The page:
Post by Dracul on Aug 2, 2016 15:43:59 GMT -5
With an growing interest for Eastern Front scenarios in the North East, and a lot of ideas for loaner kits, I decided to make a designated thread just for the gathering and discussion of ideas regarding building Soviet Russian uniforms, gear, and weapons for loaner purposes.
As Insterburger mentioned, one of the big problems is that very few will want to drop a lot of money on Russian uniforms, only to find that no one follows his or her leads and nothing Soviet or Eastern Front comes of it. The solution is that one creates a line of loaner kits, just as we have loaner kits for any other reason. What's better about Soviet uniforms in general, when compared to US, British, and German, is their simplicity of their uniforms and general lack of actual issued gear.
Weapons are one thing, but since the heavily documented use of US weapons from the Lend-Lease Act and the field procurement of German weapons, we could have a strong base if we allow the use of US and captured German arms. While still encouraging the use of Mosin Nagants, PPSH, and TT-33, and any other actual Russian weapon. WWII Airsoft in general started out with a bunch of Thompsons and look where we are today. So, I think if we start showing more interest in Russian guns, maybe we will eventually get good, reliable rifles on the market. Until then, we had some members from Michigan make amazing guns for nearly nothing. If you could do that, more power to you.
Russian field gear is definitely the easiest to procure cheaply and "close enoughs" are fairly common.
Leather belts: Russian belts were simple. Just thick brown leather with a roller buckle. As long as the buckle isn't shiny or straight black, it should be good.
Canteens: Post-war canteens are nearly the same, and cheap.
Ammo pouches: Not sure how the stance will be for those post-war Mosin pouches will be, but PPSH pouches and TT-33 holsters are cheap as well. I'd say any sort of leather 2-cell pouches would work for this. Original grenade pouches are inexpensive, too.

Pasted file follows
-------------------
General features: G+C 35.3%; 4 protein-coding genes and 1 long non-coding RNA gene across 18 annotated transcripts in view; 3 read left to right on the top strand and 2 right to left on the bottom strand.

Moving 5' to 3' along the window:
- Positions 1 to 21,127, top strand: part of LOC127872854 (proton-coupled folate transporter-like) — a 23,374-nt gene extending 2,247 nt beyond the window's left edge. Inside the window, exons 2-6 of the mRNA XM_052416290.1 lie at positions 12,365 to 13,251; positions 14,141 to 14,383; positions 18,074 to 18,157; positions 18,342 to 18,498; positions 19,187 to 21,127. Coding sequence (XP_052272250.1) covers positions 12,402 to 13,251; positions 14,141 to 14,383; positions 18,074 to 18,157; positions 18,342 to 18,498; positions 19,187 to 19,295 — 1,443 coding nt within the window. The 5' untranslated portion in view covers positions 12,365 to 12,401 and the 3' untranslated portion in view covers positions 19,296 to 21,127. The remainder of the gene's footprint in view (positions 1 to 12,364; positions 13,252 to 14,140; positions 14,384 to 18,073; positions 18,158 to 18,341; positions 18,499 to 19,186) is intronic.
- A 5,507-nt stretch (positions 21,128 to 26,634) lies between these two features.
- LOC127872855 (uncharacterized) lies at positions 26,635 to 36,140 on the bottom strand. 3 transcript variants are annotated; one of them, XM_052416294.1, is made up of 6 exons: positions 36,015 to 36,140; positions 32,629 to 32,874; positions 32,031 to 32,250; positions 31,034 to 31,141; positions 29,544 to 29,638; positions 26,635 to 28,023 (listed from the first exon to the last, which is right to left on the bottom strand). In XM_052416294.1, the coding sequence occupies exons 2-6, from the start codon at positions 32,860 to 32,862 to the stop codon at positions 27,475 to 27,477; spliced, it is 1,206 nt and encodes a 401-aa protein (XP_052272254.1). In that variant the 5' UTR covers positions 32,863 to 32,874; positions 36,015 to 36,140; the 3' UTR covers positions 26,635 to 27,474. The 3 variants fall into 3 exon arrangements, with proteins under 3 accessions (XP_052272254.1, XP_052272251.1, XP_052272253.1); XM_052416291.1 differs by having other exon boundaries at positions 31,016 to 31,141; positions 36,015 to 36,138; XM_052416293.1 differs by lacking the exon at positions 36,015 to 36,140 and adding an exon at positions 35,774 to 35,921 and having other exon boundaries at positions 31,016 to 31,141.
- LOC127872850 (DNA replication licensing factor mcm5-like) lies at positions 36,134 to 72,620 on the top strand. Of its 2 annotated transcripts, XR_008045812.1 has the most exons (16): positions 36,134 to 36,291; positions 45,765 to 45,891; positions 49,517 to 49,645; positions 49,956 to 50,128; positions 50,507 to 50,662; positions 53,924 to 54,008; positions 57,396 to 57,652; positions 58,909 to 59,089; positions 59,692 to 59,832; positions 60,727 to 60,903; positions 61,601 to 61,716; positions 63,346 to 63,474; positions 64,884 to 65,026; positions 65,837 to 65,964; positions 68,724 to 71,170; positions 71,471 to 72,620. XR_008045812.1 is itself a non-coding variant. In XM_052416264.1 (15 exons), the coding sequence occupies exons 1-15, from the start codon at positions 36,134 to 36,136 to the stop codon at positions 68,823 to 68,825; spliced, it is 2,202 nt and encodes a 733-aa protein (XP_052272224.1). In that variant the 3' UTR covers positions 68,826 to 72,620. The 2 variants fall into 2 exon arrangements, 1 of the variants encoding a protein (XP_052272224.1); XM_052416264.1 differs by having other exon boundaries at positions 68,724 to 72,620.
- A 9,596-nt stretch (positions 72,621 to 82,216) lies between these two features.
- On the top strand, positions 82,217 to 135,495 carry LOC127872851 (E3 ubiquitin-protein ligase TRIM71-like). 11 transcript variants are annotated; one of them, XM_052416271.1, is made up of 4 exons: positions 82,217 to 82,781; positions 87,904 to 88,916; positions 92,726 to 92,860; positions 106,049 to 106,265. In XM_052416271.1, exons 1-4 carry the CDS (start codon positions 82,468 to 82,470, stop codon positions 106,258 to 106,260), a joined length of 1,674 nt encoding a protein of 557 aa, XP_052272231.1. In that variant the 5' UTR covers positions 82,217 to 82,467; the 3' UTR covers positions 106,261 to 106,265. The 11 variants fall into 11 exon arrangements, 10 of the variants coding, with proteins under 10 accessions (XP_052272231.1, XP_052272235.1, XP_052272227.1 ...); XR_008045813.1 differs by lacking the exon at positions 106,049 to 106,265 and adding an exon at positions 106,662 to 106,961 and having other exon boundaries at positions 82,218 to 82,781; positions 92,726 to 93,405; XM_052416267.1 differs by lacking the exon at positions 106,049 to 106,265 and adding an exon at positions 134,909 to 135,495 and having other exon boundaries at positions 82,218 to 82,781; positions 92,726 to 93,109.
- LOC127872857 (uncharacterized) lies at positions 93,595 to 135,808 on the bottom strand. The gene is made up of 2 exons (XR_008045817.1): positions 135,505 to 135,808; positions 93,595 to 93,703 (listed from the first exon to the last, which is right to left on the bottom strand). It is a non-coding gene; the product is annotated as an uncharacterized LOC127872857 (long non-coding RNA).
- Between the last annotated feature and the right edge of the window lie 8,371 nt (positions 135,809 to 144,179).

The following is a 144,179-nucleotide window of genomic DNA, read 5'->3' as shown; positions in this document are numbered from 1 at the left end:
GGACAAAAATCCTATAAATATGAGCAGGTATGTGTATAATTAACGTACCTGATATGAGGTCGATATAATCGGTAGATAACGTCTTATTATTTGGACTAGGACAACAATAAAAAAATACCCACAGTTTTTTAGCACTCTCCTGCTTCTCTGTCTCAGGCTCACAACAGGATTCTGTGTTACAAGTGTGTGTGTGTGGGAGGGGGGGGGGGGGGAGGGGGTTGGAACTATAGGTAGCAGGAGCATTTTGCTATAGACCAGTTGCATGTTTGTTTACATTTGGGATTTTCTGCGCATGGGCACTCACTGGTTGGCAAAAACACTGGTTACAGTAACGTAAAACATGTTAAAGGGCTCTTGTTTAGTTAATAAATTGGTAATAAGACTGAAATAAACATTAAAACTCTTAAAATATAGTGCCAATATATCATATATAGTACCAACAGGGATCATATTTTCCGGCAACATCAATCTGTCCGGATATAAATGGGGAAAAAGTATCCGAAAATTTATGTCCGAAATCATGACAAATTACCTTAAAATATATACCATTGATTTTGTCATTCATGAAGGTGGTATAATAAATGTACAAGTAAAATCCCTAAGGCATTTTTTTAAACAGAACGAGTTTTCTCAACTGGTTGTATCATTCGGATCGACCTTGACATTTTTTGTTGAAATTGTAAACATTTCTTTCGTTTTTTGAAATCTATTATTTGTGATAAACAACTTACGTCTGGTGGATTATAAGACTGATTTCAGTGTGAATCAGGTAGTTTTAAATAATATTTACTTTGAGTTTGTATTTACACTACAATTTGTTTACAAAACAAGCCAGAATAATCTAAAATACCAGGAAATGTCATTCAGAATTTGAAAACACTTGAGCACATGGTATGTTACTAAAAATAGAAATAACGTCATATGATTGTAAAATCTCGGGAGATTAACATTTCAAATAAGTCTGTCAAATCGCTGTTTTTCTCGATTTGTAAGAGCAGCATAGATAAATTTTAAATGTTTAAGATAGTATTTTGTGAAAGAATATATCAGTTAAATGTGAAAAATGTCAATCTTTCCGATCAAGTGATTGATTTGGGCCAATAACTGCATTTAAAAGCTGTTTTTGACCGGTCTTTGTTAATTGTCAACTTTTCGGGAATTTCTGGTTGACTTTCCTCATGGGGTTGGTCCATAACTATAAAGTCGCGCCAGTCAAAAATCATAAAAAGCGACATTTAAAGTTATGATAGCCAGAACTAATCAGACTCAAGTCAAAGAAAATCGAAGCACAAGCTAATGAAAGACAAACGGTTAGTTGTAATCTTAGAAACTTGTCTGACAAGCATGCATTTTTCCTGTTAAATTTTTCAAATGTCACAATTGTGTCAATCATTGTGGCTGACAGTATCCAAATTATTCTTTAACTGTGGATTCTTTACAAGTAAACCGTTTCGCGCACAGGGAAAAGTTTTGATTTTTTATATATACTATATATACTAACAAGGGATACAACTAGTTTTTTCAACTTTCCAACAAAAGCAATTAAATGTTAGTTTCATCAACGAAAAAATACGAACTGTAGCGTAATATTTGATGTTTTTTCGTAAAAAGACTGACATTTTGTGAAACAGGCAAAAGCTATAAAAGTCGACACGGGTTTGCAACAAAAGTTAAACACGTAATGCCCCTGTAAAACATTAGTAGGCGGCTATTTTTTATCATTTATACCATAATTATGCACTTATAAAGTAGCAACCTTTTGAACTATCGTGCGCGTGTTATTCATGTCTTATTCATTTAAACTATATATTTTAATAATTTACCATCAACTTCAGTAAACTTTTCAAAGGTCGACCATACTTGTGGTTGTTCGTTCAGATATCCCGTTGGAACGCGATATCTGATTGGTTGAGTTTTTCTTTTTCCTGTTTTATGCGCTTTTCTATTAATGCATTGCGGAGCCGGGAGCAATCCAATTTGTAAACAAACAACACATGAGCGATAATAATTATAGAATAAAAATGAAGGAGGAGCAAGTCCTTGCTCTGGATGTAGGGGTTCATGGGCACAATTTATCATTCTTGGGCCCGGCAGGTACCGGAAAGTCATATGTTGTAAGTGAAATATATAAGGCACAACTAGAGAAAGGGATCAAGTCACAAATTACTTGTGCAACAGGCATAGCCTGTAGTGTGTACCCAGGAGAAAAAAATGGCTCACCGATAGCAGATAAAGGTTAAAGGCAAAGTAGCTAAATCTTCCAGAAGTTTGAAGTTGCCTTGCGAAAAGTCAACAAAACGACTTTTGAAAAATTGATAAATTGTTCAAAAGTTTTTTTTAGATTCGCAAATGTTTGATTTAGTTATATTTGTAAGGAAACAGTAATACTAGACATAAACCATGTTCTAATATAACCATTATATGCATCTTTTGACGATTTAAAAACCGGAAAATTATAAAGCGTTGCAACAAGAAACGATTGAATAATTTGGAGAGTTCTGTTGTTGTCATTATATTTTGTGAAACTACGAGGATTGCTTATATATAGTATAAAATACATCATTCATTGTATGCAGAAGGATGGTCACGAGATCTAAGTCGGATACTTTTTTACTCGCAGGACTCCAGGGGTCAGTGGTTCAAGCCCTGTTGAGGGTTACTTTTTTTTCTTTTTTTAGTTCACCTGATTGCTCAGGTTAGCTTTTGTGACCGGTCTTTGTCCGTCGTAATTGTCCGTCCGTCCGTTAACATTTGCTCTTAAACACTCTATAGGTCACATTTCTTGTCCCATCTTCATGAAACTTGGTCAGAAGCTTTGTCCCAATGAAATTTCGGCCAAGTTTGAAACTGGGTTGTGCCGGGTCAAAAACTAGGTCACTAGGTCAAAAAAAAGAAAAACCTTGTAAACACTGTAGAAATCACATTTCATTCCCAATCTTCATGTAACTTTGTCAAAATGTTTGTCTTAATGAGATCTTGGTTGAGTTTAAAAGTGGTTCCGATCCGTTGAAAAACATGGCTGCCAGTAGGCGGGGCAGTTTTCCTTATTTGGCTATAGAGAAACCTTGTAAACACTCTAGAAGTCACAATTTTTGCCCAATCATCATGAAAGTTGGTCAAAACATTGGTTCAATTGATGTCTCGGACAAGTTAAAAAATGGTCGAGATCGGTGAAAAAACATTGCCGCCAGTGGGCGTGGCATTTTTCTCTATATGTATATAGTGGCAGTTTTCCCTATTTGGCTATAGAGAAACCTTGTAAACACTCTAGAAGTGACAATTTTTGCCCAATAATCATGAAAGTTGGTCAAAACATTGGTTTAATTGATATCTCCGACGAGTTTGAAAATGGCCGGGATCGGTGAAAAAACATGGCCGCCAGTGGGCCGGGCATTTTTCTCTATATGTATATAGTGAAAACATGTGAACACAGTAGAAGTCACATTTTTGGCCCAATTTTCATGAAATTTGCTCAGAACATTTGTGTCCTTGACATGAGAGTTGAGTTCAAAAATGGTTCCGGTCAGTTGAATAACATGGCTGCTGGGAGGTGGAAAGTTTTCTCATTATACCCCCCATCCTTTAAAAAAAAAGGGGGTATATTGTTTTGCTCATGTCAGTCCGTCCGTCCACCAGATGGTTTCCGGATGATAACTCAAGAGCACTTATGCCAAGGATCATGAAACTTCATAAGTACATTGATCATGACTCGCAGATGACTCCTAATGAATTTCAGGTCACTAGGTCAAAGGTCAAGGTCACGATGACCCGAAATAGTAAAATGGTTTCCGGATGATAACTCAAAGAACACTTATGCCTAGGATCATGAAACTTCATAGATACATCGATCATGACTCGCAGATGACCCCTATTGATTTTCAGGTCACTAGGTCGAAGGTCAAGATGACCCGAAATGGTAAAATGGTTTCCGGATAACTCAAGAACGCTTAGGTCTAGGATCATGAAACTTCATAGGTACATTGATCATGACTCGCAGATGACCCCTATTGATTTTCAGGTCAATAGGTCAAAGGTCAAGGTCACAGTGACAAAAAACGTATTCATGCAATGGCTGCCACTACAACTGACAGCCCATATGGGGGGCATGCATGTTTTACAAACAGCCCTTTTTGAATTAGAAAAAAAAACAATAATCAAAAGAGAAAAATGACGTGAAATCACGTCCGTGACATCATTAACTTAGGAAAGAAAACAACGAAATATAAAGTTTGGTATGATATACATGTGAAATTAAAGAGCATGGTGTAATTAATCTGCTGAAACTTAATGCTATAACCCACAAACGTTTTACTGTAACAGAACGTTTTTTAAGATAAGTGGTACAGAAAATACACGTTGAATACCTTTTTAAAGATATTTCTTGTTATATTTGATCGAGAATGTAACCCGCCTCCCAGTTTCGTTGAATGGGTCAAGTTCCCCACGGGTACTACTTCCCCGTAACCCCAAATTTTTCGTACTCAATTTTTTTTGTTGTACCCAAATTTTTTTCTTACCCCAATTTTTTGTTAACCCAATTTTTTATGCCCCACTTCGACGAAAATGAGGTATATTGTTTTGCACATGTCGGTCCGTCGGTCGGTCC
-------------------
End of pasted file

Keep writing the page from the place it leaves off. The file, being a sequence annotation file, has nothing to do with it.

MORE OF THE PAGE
Mess kits: If you want to go this deep with loaner kits, I'd say it would be fine to get a cheap E. German or similar mess kit and paint it a more proper color.
Uniforms, like German uniforms for loaner kits, is where things will get tricky.
Footwear: Like the Germans, the iconic foot wear would be the jack boot, but in reality, low boots with leg and ankle wraps were extremely common. Since our standard of "less than accurate boots hidden under leggings" is still upheld, we think the same standard should apply to the Soviets.
Tunic: The standard gymnastyerkas are simple garments that have a striking resemblance to the German under/service shirt. In cut, not color. This should easily be sewn from scratch by someone with a bit of sewing and pattern skills. Pattern could be a modified German service shirt pattern from Harriet's (at the bottom). Only two major modifications it will need: Is to just hem the bottom drastically, but, if you have the skill to sew one of these from scratch, you can easily do a hem job; and to apply the correct amount of buttons and in the proper areas, but again, simple stuff (example, the German shirts have one cuff button, Russian tunics have two cuff buttons).
Breeches: I haven't found a precise pattern for this, but I know patterns for breeches exist at your normal fabric stores and online. Just look through the costume and historical sections. Pattern will probably need modifications on its own. But I do suggest sewing the 44 style, with belt loops, so you loanees could wear their belt, and it would be hidden under the tunic.
Peaked caps/Piss Covers: Pilotkas were the standard issued soft head wear for the Red Army, and what would have been worn into combat if wasn't issued a helmet. Which happened a lot in the Red Army, and was a higher occurrence, when compared to Germans and US. These things, even originals, should be cheap, too, or easy to sew from scratch (after taking a repro one apart).
Despite how much I'd like to get sewing on these, I'm far away from being able to say that I could devote the time for this. I'm getting closer to finishing, but I still got a decent amount of work to do on my German and US kits. Hopefully this information inspires others.
Anything else? Ideas? Discussion? Tips from long time Russian reenactors?